The police fired teargas and violently dispersed protesters outside the police station in the Malawian capital Lilongwe on Tuesday, March 11, after the head of the Human Rights Defenders Coalition, Timothy Mtambo, had voluntarily turned himself in. Mtambo and the coalition have been spearheading mass demonstrations against President Peter Mutharika, who narrowly won re-election in May 2019. The results of that election were overturned by the Malawian Supreme Court in February 2020 due to widespread irregularities at polling stations. Mtambo’s arrest comes after two of his colleagues, Gift Trapence and Reverend MacDonald Sembereka, were detained by police on Sunday.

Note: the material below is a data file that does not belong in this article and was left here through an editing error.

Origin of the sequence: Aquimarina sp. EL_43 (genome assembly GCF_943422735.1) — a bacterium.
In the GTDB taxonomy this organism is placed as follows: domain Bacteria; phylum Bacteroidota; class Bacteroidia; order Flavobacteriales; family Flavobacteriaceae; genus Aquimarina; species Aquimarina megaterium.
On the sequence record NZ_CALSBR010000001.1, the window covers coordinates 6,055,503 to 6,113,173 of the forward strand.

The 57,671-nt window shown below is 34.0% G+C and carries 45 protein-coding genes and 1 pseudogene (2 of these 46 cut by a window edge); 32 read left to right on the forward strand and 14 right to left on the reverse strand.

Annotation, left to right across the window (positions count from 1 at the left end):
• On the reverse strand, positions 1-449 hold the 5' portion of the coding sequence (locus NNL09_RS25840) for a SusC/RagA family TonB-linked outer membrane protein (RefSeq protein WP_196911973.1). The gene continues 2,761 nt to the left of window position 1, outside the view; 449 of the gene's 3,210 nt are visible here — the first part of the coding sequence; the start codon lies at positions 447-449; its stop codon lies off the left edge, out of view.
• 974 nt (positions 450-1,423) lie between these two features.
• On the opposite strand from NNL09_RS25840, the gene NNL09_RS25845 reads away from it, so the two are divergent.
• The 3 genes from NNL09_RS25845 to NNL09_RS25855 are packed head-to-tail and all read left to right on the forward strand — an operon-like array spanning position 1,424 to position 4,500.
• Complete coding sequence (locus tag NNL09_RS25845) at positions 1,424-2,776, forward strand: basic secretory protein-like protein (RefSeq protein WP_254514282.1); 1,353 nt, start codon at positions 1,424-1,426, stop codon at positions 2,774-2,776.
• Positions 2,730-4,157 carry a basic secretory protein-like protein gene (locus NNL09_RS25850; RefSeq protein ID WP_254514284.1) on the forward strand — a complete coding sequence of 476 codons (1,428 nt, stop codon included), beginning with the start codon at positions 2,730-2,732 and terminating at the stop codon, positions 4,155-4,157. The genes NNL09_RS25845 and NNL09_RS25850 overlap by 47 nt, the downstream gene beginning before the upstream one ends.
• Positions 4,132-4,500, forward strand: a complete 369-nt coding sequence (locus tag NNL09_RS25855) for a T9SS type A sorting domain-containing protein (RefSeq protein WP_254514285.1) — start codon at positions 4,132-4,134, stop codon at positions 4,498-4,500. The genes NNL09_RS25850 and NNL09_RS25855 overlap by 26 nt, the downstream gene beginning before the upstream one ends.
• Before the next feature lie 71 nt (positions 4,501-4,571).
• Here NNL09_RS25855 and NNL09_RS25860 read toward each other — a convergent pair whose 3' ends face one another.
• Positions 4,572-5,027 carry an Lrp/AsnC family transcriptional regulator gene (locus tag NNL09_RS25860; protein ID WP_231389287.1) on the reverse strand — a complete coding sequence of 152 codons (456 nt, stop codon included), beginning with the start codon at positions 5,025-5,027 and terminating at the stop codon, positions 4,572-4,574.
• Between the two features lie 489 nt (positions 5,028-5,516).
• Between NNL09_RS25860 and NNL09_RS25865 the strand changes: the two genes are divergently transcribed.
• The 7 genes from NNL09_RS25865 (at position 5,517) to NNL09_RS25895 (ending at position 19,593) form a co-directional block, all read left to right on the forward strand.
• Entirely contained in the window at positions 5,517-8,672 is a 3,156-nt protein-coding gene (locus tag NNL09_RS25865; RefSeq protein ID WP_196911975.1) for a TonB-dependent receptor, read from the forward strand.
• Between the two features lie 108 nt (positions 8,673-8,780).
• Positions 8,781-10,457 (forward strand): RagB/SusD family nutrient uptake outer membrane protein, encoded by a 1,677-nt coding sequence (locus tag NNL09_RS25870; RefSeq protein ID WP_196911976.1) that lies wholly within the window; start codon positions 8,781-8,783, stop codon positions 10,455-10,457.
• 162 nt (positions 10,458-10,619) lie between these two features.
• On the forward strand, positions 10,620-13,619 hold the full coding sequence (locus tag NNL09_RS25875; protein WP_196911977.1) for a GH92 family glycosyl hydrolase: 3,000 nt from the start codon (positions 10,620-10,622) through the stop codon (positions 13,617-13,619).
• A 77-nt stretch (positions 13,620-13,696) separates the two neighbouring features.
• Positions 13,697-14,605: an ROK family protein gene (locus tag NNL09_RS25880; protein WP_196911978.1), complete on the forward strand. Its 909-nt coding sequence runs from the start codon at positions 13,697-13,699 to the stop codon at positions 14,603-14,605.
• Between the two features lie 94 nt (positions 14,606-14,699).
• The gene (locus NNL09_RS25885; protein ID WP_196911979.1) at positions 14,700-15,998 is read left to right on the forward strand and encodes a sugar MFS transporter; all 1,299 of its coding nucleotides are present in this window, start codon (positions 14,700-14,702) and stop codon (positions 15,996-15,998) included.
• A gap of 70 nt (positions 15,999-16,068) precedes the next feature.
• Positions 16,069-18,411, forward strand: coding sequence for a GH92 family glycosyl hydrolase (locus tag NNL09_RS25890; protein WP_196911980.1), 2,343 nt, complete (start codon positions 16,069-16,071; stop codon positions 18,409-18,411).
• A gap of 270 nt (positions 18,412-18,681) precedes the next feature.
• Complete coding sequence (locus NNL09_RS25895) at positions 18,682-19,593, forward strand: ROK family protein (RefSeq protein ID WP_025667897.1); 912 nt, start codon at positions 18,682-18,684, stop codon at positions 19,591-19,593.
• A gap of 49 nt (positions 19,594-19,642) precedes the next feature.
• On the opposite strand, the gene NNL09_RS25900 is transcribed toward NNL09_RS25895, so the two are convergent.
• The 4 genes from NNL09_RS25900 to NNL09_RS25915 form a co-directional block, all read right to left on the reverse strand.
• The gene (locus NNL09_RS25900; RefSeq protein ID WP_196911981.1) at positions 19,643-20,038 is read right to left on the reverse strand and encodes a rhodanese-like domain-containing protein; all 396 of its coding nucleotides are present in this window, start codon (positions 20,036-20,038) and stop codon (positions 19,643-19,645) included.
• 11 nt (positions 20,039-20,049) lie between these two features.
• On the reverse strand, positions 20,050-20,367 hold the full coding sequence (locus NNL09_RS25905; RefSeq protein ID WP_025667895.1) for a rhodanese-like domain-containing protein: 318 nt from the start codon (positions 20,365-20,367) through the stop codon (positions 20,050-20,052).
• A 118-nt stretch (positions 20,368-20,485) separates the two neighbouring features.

Why It Matters
Malawi’s annulment of the presidential election due to discrepancies was a major victory for pro-democracy activists, both in Malawi and elsewhere in Southern Africa. It was a clear signal that Africans deserve efficient, fair, and reliable elections like the rest of the liberal democratic world, but the harsh response from the Mutharika administration has analysts and civilians in Malawi worried that the country could slide back into an authoritarian regime reminiscent of the presidency of Mutharika’s brother, Bingu wa Mutharika, or of Joyce Banda, who ruled for more than thirty years.